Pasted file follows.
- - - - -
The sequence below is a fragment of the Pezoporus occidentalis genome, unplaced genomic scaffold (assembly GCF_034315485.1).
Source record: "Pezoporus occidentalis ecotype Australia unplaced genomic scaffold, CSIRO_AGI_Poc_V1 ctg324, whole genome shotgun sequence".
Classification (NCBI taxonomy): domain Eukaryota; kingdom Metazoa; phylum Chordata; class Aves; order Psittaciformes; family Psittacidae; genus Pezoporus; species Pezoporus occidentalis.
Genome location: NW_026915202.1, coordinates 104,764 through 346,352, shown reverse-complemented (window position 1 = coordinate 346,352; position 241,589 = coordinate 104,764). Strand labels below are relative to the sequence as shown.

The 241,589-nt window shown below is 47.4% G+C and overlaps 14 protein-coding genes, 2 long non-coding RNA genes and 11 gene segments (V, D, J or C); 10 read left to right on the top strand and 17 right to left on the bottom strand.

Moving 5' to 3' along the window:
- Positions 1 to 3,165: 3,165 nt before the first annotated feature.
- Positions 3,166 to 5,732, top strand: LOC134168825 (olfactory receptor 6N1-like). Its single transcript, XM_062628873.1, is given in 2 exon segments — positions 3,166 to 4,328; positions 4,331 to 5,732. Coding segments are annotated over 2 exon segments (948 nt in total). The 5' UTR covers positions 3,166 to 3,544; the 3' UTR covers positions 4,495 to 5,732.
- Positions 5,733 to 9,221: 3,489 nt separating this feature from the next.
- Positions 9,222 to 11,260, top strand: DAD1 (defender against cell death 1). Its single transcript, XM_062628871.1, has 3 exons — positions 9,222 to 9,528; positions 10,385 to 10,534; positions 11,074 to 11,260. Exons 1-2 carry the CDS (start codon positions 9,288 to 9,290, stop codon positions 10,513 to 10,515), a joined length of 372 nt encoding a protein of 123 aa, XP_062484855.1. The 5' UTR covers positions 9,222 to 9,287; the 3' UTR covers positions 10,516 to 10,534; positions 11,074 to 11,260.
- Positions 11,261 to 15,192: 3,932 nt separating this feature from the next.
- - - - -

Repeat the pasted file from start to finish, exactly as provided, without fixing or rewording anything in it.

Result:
The sequence below is a fragment of the Pezoporus occidentalis genome, unplaced genomic scaffold (assembly GCF_034315485.1).
Source record: "Pezoporus occidentalis ecotype Australia unplaced genomic scaffold, CSIRO_AGI_Poc_V1 ctg324, whole genome shotgun sequence".
Classification (NCBI taxonomy): domain Eukaryota; kingdom Metazoa; phylum Chordata; class Aves; order Psittaciformes; family Psittacidae; genus Pezoporus; species Pezoporus occidentalis.
Genome location: NW_026915202.1, coordinates 104,764 through 346,352, shown reverse-complemented (window position 1 = coordinate 346,352; position 241,589 = coordinate 104,764). Strand labels below are relative to the sequence as shown.

The 241,589-nt window shown below is 47.4% G+C and overlaps 14 protein-coding genes, 2 long non-coding RNA genes and 11 gene segments (V, D, J or C); 10 read left to right on the top strand and 17 right to left on the bottom strand.

Moving 5' to 3' along the window:
- Positions 1 to 3,165: 3,165 nt before the first annotated feature.
- Positions 3,166 to 5,732, top strand: LOC134168825 (olfactory receptor 6N1-like). Its single transcript, XM_062628873.1, is given in 2 exon segments — positions 3,166 to 4,328; positions 4,331 to 5,732. Coding segments are annotated over 2 exon segments (948 nt in total). The 5' UTR covers positions 3,166 to 3,544; the 3' UTR covers positions 4,495 to 5,732.
- Positions 5,733 to 9,221: 3,489 nt separating this feature from the next.
- Positions 9,222 to 11,260, top strand: DAD1 (defender against cell death 1). Its single transcript, XM_062628871.1, has 3 exons — positions 9,222 to 9,528; positions 10,385 to 10,534; positions 11,074 to 11,260. Exons 1-2 carry the CDS (start codon positions 9,288 to 9,290, stop codon positions 10,513 to 10,515), a joined length of 372 nt encoding a protein of 123 aa, XP_062484855.1. The 5' UTR covers positions 9,222 to 9,287; the 3' UTR covers positions 10,516 to 10,534; positions 11,074 to 11,260.
- Positions 11,261 to 15,192: 3,932 nt separating this feature from the next.